clearance, noting appreciatively that Vietnamese units had
been able to "do very good work" in three central provinces
using U.S.-provided equipment. The Ambassador added that
knowledge is the basis for effective clearance work, and the
goal of the United States is to fund a national-level survey
of the type being done in the three central provinces.
BILATERAL EXCHANGES: KEEP UP THE GOOD WORK
6. (U) Both the Ambassador and General Tra praised the pace
and substance of bilateral military exchanges, noting the
greater mutual understanding developed through these
exchanges, including General Tra's visit to the United
States in 2003. The Ambassador said he hopes to continue
this trend with high-level visits in 2005. General Tra
noted that Vietnam would be very busy with celebrations (of
the 30th anniversary of unification) and therefore high-
level visits would have to be planned carefully to avoid any
conflicts with important local events.
STILL TO IRON OUT: DECONTAMINATION ISSUE AND IMET AGREEMENT
7. (U) General Tra told the Ambassador that Vietnam wants
the United States to assist with the decontamination of four
former U.S. military bases in Vietnam. The Ambassador
explained that U.S. law prohibits the Department of Defense
from engaging in this sort of activity, but added that other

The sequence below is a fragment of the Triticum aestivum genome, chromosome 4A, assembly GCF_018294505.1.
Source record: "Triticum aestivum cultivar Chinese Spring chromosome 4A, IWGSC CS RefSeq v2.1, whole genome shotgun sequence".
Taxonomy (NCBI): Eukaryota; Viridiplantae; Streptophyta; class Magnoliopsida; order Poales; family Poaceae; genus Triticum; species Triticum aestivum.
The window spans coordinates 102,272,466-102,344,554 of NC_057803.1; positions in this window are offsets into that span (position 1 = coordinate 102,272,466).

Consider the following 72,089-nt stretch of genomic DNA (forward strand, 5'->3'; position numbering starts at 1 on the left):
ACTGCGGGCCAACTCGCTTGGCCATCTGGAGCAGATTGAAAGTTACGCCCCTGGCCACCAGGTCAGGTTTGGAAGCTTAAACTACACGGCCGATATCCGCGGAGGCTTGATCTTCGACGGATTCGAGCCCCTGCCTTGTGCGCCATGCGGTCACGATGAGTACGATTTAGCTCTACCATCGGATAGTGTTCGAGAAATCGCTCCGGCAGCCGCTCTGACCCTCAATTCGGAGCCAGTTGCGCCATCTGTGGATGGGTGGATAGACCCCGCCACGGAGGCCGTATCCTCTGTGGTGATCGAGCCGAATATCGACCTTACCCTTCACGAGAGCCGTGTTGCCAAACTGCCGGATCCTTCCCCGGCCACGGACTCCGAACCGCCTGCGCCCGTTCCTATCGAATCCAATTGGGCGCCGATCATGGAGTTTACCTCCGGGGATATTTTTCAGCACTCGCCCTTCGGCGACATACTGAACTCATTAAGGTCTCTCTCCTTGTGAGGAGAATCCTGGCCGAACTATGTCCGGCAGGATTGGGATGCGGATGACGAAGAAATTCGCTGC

U.S. agencies -- notably the Environmental Protection
Agency, Centers for Disease Control and Prevention, and the
Department of Health and Human Services -- had been to
Vietnam on humanitarian missions and had spent substantial
sums of time and money.
8. (U) The Ambassador asked General Tra about Vietnam's
plans to sign an IMET agreement with the United States,
which would be a prerequisite for any military training --
particularly English language training for officers -- that
the United States could provide to Vietnam. General Tra
lamented the sorry state of the English language skills of
his officers, saying that it makes it difficult for
Vietnamese officers to participate usefully in any
international training. Australia and the UK are both
working on English language programs as a way to assist
Vietnam, he added, and the People's Army had recently opened
an English language training facility. The Ambassador
reminded Tra that, without an IMET agreement, the United
States is unable to assist Vietnam's military in this area --
and that money for such assistance is available but being
left behind because of the lack of an agreement.
9. (SBU) Comment: General Tra was alert and engaged for the
entire conversation, referring to his staff only once for
clarification on one of the finer points of the IMET
agreement. He was clearer about the use of a U.S. ship for
underwater recovery operations than other interlocutors have
been; previously we had been exploring solutions that would
have a U.S. ship and a Vietnamese ship conduct operations
side-by-side in a "training exercise." General Tra did not
mention this at all, and, when he linked the ship visits to
the underwater recovery operations by saying that one was
appropriate for U.S. warships and one was not, he got
vigorous head-nodding agreement from his assembled staff
members, as though he had repeated his talking point just
right. Finally, despite appearing a bit rushed in wrapping
up the meeting, General Tra seemed to truly enjoy it, and
when he told the Ambassador "we should meet each other again
soon," he sounded sincere. End Comment.